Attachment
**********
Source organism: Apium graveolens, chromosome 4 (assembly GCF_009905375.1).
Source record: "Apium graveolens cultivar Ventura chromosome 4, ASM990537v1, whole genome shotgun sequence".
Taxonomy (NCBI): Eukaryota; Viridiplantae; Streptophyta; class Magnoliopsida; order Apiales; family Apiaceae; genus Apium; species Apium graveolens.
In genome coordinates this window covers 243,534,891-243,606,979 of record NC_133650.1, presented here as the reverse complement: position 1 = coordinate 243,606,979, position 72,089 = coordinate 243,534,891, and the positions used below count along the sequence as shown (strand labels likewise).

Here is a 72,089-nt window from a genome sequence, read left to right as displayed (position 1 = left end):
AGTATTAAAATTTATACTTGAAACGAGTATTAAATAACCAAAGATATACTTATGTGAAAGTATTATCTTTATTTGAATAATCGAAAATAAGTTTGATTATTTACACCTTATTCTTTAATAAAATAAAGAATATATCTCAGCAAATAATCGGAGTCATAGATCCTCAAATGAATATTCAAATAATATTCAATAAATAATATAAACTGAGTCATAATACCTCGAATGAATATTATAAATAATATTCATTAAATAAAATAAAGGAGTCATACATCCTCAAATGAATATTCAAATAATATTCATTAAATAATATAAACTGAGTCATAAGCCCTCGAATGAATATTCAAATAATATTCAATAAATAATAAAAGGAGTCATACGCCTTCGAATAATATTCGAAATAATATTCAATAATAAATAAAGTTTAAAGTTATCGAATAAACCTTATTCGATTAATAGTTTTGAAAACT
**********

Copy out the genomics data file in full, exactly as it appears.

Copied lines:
Source organism: Apium graveolens, chromosome 4 (assembly GCF_009905375.1).
Source record: "Apium graveolens cultivar Ventura chromosome 4, ASM990537v1, whole genome shotgun sequence".
Taxonomy (NCBI): Eukaryota; Viridiplantae; Streptophyta; class Magnoliopsida; order Apiales; family Apiaceae; genus Apium; species Apium graveolens.
In genome coordinates this window covers 243,534,891-243,606,979 of record NC_133650.1, presented here as the reverse complement: position 1 = coordinate 243,606,979, position 72,089 = coordinate 243,534,891, and the positions used below count along the sequence as shown (strand labels likewise).

Here is a 72,089-nt window from a genome sequence, read left to right as displayed (position 1 = left end):
AGTATTAAAATTTATACTTGAAACGAGTATTAAATAACCAAAGATATACTTATGTGAAAGTATTATCTTTATTTGAATAATCGAAAATAAGTTTGATTATTTACACCTTATTCTTTAATAAAATAAAGAATATATCTCAGCAAATAATCGGAGTCATAGATCCTCAAATGAATATTCAAATAATATTCAATAAATAATATAAACTGAGTCATAATACCTCGAATGAATATTATAAATAATATTCATTAAATAAAATAAAGGAGTCATACATCCTCAAATGAATATTCAAATAATATTCATTAAATAATATAAACTGAGTCATAAGCCCTCGAATGAATATTCAAATAATATTCAATAAATAATAAAAGGAGTCATACGCCTTCGAATAATATTCGAAATAATATTCAATAATAAATAAAGTTTAAAGTTATCGAATAAACCTTATTCGATTAATAGTTTTGAAAACT